Pyongyang urges all Koreans to jointly ‘smash’ any challenges to reunification
“We will courageously smash all of the challenges of the nation’s desire for reunification,” the government statement carried by KCNA reads. “Let all the Koreans rise up in the peacekeeping struggle against war to baffle the reckless nuclear war moves of the US which brings disaster to [the] land, setting dangerous flames!”
North Korean leader Kim Jong-un in his New Year address signaled his willingness to mend fences with his southern neighbor ahead of PyeongChang Olympics in February. Pyongyang and Seoul immediately agreed to reopen their military hotline, and have been communicating ever since, in an unprecedented level of diplomacy. While the US and its allies are wary of the North’s ‘true’ intentions, South Korea maintains that future dialogue with its neighbor can lead to the denuclearization of the Korean Peninsula.
The North Korean government meanwhile voiced its support for the effort “to bring great changes to the north-south relations.” In fact, North Koreans want “a new history of independent reunification” to begin as soon as possible.
“Let us quickly improve the north-south relations and pave a wide avenue to the rosy future of the nation which will be reunified, strong and prosperous!” the communist government said in a statement addressed to “all Koreans at home and abroad.”
To further improve relations the North says it is willing “to defuse the acute military tension” to “create a peaceful climate” on the Korean peninsula. The hermit state appears keen to promote “contact, travel, and exchange” between neighbors to “actively create a climate for national reconciliation and reunification.”
“Let’s reenergize inter-political parties, inter-strata and inter-sector contacts and dialogues and activate cooperation and exchange at home and abroad to stir up the climate of reunification,” the statement reads.
Washington has been very opportunistic in its approach to the Korean talks. Initially, Trump claimed credit for making the negotiations between both Koreas possible in the first place. He attributed the tough American stance on North Korea, which centers around sanctions and the threat of the use of force, as the main triggers behind Kim’s drive to seek rapprochement with the South. At the same time, Trump was noted expressing doubt that the intra-Korean talks will lead to “anything meaningful.” The US president also warned it is “very possible” that the standoff with North Korea may not be resolved peacefully.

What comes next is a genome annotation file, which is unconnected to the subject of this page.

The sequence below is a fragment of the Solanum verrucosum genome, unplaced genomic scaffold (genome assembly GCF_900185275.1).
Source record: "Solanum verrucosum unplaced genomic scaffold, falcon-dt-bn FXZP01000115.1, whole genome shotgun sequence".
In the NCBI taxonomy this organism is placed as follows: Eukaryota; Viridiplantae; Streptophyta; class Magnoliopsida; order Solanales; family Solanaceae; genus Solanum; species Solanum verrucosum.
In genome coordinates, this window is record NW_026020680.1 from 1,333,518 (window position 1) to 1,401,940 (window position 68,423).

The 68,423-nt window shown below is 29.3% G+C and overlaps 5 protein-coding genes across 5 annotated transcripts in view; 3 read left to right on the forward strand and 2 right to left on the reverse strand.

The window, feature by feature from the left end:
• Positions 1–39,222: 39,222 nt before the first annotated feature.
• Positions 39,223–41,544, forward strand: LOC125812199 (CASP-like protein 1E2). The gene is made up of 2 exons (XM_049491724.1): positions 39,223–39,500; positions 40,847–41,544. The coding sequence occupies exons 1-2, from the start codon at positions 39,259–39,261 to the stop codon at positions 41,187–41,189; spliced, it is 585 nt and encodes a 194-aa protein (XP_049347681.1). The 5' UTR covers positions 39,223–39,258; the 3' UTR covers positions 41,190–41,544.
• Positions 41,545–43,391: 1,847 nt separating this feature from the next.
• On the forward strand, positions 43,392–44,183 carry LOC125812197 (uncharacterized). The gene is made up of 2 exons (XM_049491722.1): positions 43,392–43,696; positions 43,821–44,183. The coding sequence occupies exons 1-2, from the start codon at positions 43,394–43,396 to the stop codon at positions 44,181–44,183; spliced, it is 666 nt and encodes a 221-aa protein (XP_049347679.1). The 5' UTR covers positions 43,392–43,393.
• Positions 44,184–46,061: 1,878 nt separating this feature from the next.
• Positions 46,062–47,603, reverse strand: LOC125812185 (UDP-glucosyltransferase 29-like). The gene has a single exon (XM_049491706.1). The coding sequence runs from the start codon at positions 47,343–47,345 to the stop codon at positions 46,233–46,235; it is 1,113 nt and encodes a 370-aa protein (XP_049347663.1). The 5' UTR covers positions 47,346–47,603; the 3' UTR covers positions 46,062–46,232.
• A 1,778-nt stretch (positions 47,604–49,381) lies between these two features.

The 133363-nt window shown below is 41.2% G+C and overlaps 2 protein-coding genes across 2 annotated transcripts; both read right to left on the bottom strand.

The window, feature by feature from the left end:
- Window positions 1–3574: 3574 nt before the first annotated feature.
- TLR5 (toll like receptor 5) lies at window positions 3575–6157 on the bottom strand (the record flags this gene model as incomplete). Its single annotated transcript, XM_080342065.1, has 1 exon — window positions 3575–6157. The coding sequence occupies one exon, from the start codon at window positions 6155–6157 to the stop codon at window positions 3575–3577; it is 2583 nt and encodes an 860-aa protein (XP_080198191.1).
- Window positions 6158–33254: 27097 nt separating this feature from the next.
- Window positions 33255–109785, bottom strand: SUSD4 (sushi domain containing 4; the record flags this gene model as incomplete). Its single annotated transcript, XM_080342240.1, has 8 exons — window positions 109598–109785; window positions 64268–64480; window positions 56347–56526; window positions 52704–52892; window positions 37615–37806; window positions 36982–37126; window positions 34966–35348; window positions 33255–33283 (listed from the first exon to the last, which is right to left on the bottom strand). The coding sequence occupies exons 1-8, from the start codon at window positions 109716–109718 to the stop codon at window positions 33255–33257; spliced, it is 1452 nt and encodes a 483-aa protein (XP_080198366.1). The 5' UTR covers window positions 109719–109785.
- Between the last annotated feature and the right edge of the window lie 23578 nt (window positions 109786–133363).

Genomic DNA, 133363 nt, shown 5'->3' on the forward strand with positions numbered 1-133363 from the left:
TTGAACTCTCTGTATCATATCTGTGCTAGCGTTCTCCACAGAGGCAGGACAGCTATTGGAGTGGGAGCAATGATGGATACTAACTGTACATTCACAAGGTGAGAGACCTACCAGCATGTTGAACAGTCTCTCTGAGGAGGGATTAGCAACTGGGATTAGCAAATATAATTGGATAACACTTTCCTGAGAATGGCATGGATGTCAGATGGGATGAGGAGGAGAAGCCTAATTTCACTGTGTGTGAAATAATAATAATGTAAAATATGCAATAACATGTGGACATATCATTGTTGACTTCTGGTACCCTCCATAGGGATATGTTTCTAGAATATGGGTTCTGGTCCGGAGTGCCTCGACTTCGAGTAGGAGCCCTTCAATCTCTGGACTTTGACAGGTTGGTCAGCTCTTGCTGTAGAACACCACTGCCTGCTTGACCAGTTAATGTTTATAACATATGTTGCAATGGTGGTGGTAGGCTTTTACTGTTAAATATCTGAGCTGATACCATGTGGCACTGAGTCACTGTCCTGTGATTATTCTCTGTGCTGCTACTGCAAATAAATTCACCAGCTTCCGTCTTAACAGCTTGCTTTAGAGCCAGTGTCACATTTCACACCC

While South Korean president Moon Jae-in persuaded Trump to delay the annual Foal Eagle military drills until after the ‘Peace Olympics,’ the US continues to seek unilateral pressure on Pyongyang in addition to numerous UN sanctions against the North.
Last week’s US-led ‘Vancouver Foreign Ministers Meeting on Security and Stability on the Korean Peninsula,’ represented by 20 foreign affairs ministers, agreed to consider “unilateral sanctions” to curb North Korea’s ballistic missile and nuclear programs. China and Russia were not invited.
On Wednesday, the US Treasury Department went on to sanction nine additional entities, including two Chinese firms, 16 North Korean individuals, and six North Korean vessels. Meanwhile US Secretary of State Rex Tillerson “stressed the urgent need for all parties to implement UNSCRs related to North Korea.”
All the while, Koreans continue to edge closer to making the ‘Peace Olympics’ a successful event. Twenty-two athletes will represent North Korea at the games, competing in three sports and five disciplines, the International Olympic Committee (IOC) said Saturday. Pyongyang also agreed to send a 140-member art troupe, including an orchestra, singers and dancers, for concerts in Seoul and Gangnueng during next month’s spectacle in PyeongChang. Seoul officials said Wednesday that Pyongyang is scheduled to send its athletes to South Korea on Thursday to inspect the competition venues. Earlier an official North Korean delegation, led by the head of the North’s Samjiyon Orchestra, traveled to the South to inspect Olympic performance venues.